I just think it's stupid not to produce hemp as France does this on a broad scale by reducing the chemical used for weed in it. This argument is an aside but not unrelated.

    Sent from my GT-I8190 using Tapatalk 2

  6. #36
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    Default Re: Ming's weed quest - Cannabis Regulation Bill

    Just posting this as a matter of interest:

    http://www.reuters.com/article/2013/...9A00KO20131101

  7. #37
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    Default Re: Ming's weed quest - Cannabis Regulation Bill

    Surprising speech from Deputy Paul Connaughton yesterday

    http://oireachtasdebates.oireachtas....13110600063#N3

  8. #38
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    Default Re: Ming's weed quest - Cannabis Regulation Bill

    Whether buying hash or weed in Ireland, one is always taking a chance when purchasing personal supplies from dubious and unregulated sources on the streets and elsewhere. Even if you think you know and trust your supplier well, there's still no guarantee that the substances you're buying are clean or pure, as the suppliers themselves often don't know what the previous handler has done to taint or boost the content of the substance before they acquired it, whether hash or weed.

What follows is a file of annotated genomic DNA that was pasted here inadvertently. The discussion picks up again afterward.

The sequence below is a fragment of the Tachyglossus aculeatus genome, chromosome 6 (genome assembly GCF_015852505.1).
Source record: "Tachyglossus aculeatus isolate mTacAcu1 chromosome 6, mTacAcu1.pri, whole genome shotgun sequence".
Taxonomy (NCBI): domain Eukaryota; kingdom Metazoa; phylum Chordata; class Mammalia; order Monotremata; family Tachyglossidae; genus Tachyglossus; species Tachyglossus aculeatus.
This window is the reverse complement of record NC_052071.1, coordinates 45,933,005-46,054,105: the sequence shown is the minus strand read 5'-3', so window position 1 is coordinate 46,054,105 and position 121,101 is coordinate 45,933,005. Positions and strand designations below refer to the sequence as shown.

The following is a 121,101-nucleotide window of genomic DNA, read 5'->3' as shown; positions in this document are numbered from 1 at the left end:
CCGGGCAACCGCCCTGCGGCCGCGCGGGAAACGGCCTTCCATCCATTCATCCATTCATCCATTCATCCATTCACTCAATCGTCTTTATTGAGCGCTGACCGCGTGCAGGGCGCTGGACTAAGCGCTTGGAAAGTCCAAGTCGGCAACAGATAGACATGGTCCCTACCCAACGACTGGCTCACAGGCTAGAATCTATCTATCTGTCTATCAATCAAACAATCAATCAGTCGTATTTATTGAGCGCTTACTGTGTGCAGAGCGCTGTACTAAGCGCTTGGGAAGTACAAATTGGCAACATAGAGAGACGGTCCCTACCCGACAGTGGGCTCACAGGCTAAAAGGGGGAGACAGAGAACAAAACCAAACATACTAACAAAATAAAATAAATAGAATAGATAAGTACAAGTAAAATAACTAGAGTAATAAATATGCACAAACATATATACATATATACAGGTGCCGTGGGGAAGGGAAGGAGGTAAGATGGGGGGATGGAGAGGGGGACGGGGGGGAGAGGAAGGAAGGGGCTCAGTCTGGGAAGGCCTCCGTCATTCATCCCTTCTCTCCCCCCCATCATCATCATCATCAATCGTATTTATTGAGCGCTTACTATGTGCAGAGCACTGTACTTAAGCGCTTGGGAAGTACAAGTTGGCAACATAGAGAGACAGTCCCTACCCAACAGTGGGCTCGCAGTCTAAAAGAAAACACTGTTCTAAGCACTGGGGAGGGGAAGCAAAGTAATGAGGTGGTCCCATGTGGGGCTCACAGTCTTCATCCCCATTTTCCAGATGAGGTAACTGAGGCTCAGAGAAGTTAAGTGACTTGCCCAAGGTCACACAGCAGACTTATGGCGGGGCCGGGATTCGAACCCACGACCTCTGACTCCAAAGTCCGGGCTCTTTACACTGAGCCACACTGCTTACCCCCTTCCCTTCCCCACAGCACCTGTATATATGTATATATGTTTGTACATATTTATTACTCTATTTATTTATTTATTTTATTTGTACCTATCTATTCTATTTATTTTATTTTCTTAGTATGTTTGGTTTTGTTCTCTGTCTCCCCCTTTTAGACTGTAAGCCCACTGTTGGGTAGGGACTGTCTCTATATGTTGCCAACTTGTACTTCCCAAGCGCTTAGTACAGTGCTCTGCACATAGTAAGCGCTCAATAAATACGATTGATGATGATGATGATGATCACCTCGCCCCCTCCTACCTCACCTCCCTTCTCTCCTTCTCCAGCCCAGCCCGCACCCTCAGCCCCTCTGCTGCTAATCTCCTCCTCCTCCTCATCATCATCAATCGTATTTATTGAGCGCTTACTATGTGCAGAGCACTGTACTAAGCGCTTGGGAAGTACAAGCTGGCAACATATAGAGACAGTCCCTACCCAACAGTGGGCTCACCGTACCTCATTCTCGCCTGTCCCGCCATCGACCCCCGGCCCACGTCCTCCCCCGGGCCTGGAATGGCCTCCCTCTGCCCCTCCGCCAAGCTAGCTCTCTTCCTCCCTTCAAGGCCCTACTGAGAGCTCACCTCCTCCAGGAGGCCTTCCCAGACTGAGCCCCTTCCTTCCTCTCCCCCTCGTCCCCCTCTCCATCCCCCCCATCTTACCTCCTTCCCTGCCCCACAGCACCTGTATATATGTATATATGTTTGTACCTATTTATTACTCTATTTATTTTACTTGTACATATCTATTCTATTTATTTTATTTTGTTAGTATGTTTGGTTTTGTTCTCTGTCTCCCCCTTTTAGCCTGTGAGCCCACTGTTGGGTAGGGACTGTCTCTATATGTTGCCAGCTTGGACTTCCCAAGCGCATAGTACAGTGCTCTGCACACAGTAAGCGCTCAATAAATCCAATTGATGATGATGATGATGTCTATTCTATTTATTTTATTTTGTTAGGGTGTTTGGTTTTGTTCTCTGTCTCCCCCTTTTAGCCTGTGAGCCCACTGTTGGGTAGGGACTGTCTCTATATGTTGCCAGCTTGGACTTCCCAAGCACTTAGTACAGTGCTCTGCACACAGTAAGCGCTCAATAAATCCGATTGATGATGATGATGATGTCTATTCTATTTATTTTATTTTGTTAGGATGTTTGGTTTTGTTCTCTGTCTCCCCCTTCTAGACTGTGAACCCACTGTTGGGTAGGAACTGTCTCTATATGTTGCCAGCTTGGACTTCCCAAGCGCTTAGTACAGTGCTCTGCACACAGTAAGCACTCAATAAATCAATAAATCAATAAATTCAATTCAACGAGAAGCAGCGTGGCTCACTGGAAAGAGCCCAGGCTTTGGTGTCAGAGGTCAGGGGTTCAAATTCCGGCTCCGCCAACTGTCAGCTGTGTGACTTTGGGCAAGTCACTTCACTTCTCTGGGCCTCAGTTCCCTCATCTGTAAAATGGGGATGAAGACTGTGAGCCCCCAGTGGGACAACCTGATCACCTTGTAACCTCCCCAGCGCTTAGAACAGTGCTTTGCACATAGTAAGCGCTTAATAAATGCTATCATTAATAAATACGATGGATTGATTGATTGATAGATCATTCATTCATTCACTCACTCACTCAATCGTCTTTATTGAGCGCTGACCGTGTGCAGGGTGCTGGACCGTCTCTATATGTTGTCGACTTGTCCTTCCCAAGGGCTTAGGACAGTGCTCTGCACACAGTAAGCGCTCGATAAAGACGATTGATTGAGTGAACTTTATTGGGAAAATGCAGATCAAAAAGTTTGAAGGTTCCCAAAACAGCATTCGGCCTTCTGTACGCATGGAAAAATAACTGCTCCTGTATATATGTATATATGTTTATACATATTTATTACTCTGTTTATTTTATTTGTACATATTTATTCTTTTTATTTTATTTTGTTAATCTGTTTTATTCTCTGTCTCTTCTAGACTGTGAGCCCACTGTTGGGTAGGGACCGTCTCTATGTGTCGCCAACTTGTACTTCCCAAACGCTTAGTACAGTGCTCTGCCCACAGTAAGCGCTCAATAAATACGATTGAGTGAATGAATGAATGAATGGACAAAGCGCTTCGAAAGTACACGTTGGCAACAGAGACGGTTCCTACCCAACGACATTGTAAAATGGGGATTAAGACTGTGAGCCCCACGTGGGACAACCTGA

For example, apart from the UK, I don't know of any other European culture which sells so much 'soap bar' as Ireland. Soap bar being the lowest grade of tetrahydrocannabinol content hashish. It's extremely popular in Ireland for some reason, but elsewhere in Europe it's frowned heavily upon. The process of production of soap bar is in itself relatively simple to carry out. But the problem is that once the hashish is produced and shipped, it passes through so many dodgy hands in so many dodgy places before reaching the consumer. Dealers and suppliers alike are frequently guilty of boosting the content and mass by cooking the hash down and adding in anything and everything to hand. These additives can include diesel, shíte - both animal and human, henna for colour, flour, wallpaper paste, mud and dirt, sugarbeets and salts, fertilizer, and jayzus knows what all else.

    It's not uncommon to cook up a corner of one's quarter or half ounce of soap bar and find miniscule pieces of plastic wrapping strewn throughout the hash. This toxic material melts when smoked, and when inhaled is quite poisonous.

    All these carcinogens and poisons have, over years of regular smoking, caused all kinds of lung and breathing infections in regular users. The medical costs to the state are obvious. Bronchitis and asthma, all that constant hacking and coughing, all sorts of lung cancers and general infections, etc. The list goes on.

    Weed often isn't much better. The THC content may be high in the new strains of skunk weed available, but I have in the past purchased similiar weed in the Republic which I found to be laced with miniscule glass shards, likely added to give the impression of a crystalline finish to the buds or flowers. These tiny, barely visible to the eye glass shards tear the throat and lungs to pieces on inhalation, and can ultimately cause even worse damage depending on what other mass-boosting substances have been added by the supplier, or the supplier's supplier, and so on down the line back to it's source.